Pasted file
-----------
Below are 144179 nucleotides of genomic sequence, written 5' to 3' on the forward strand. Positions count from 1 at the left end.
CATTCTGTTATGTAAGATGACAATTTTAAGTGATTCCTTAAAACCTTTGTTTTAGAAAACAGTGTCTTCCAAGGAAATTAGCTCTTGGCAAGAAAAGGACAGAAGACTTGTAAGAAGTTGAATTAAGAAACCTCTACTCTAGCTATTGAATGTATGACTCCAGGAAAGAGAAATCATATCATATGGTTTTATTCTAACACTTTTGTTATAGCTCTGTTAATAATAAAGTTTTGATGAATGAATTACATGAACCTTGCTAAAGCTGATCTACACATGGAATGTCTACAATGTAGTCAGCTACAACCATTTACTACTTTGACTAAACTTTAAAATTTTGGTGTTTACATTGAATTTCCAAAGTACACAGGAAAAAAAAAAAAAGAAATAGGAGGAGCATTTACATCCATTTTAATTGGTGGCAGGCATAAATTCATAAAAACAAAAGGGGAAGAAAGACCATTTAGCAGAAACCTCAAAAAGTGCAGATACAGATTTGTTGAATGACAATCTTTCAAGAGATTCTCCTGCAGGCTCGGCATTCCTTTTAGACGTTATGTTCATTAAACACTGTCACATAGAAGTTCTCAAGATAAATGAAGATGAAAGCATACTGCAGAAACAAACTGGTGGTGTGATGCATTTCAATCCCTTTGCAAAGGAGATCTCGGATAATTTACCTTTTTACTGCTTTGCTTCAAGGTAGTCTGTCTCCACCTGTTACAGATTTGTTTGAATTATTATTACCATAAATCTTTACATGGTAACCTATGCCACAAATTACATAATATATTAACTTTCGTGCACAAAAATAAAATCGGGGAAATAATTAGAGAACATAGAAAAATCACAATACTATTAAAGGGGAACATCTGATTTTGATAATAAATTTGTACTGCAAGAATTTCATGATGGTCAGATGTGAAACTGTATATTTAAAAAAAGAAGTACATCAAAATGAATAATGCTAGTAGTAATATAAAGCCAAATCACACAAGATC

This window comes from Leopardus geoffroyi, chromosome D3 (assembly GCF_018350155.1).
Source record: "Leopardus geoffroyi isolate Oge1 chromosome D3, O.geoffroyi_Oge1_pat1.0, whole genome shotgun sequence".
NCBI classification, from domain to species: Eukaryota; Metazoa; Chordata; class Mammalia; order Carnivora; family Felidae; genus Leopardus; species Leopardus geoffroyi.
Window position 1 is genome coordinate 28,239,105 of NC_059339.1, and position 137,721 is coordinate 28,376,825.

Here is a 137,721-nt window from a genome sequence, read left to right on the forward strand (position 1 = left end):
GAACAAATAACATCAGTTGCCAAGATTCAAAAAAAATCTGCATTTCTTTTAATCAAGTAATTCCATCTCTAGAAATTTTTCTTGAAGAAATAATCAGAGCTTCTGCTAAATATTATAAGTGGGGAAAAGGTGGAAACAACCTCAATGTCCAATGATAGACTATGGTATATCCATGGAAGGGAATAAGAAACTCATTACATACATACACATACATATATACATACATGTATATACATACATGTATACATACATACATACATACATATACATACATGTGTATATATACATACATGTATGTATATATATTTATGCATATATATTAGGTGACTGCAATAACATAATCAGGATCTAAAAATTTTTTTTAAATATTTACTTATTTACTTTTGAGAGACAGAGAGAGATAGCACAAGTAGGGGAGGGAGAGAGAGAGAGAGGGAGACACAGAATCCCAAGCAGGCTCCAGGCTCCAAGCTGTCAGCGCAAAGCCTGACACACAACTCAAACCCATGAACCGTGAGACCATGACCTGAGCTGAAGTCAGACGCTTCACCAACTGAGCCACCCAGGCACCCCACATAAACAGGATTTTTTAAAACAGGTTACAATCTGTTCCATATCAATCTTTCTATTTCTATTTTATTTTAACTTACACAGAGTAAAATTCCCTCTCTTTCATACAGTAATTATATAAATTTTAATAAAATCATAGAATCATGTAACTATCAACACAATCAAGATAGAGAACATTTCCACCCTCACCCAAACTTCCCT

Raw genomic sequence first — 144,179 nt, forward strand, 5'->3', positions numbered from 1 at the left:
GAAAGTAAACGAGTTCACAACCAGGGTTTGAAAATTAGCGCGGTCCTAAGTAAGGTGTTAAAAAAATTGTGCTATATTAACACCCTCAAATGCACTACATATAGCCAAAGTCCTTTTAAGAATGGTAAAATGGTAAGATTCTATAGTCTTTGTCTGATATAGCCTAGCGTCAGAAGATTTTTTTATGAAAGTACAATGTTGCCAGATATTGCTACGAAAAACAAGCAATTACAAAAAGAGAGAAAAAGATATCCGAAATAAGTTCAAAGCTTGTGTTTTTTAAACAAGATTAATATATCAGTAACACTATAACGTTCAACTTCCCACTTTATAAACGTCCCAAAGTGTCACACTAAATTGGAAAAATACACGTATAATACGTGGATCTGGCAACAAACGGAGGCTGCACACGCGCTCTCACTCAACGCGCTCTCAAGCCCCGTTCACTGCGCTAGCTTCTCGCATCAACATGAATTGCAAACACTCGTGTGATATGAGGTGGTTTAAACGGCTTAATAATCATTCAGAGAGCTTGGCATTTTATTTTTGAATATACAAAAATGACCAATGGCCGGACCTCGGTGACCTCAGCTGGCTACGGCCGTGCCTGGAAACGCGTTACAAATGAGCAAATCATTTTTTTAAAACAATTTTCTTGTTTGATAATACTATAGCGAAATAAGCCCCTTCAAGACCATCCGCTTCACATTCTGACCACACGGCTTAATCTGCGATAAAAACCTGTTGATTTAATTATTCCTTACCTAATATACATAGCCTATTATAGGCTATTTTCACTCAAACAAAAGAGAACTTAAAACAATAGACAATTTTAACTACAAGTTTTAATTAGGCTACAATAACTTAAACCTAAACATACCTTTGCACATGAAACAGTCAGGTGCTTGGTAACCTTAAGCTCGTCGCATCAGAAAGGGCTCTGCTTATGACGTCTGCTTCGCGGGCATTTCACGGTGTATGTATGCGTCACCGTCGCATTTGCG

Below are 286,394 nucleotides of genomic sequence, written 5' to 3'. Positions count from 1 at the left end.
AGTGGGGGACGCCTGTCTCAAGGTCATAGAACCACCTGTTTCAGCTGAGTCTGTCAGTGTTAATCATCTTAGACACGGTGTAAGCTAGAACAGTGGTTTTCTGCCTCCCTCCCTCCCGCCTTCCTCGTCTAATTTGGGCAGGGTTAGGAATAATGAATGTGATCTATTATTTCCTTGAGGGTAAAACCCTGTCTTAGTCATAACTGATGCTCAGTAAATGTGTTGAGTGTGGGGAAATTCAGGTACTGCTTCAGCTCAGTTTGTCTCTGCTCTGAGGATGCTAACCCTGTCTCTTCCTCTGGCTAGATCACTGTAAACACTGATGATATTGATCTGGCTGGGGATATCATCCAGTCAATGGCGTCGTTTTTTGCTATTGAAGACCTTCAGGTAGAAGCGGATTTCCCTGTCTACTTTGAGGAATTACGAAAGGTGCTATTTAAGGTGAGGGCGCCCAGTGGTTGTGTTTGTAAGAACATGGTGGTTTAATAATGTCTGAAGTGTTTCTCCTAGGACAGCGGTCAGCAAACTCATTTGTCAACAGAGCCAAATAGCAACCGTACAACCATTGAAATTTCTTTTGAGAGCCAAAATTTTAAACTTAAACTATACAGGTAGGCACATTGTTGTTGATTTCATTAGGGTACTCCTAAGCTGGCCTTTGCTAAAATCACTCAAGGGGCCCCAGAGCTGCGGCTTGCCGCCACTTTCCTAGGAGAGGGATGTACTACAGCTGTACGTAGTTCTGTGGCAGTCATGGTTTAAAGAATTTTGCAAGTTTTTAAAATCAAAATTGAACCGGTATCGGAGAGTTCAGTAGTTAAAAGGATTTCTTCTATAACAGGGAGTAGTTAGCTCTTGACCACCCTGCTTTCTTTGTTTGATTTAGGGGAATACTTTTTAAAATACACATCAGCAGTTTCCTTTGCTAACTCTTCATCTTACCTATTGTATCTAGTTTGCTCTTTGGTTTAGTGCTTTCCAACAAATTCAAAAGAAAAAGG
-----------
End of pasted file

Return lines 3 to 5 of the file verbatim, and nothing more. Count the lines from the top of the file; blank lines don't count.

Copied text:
This window comes from Leopardus geoffroyi, chromosome D3 (assembly GCF_018350155.1).
Source record: "Leopardus geoffroyi isolate Oge1 chromosome D3, O.geoffroyi_Oge1_pat1.0, whole genome shotgun sequence".
NCBI classification, from domain to species: Eukaryota; Metazoa; Chordata; class Mammalia; order Carnivora; family Felidae; genus Leopardus; species Leopardus geoffroyi.